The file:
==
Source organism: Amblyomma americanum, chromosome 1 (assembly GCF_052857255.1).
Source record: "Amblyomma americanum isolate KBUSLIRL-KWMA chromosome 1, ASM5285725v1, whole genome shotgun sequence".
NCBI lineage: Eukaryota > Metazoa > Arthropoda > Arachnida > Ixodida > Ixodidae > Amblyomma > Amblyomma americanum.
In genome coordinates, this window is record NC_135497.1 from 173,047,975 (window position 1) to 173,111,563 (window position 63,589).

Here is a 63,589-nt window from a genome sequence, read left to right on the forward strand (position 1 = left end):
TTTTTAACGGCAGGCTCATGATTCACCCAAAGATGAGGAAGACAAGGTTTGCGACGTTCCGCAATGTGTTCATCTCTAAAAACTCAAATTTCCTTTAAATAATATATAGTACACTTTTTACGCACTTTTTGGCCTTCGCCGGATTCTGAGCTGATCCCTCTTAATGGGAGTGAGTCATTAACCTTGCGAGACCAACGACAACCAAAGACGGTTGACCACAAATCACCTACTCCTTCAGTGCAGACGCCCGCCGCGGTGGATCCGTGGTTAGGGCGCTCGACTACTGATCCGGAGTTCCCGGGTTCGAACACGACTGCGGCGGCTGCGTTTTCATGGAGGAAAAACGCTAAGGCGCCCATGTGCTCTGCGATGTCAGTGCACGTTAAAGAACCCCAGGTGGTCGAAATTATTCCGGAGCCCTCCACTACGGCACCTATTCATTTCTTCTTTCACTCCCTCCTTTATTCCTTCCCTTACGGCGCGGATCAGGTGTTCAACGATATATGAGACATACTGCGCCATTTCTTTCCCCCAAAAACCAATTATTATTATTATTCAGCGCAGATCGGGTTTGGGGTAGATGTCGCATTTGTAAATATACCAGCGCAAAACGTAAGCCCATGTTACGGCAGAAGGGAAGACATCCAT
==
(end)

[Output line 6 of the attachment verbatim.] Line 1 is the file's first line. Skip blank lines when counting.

TTTTTAACGGCAGGCTCATGATTCACCCAAAGATGAGGAAGACAAGGTTTGCGACGTTCCGCAATGTGTTCATCTCTAAAAACTCAAATTTCCTTTAAATAATATATAGTACACTTTTTACGCACTTTTTGGCCTTCGCCGGATTCTGAGCTGATCCCTCTTAATGGGAGTGAGTCATTAACCTTGCGAGACCAACGACAACCAAAGACGGTTGACCACAAATCACCTACTCCTTCAGTGCAGACGCCCGCCGCGGTGGATCCGTGGTTAGGGCGCTCGACTACTGATCCGGAGTTCCCGGGTTCGAACACGACTGCGGCGGCTGCGTTTTCATGGAGGAAAAACGCTAAGGCGCCCATGTGCTCTGCGATGTCAGTGCACGTTAAAGAACCCCAGGTGGTCGAAATTATTCCGGAGCCCTCCACTACGGCACCTATTCATTTCTTCTTTCACTCCCTCCTTTATTCCTTCCCTTACGGCGCGGATCAGGTGTTCAACGATATATGAGACATACTGCGCCATTTCTTTCCCCCAAAAACCAATTATTATTATTATTCAGCGCAGATCGGGTTTGGGGTAGATGTCGCATTTGTAAATATACCAGCGCAAAACGTAAGCCCATGTTACGGCAGAAGGGAAGACATCCAT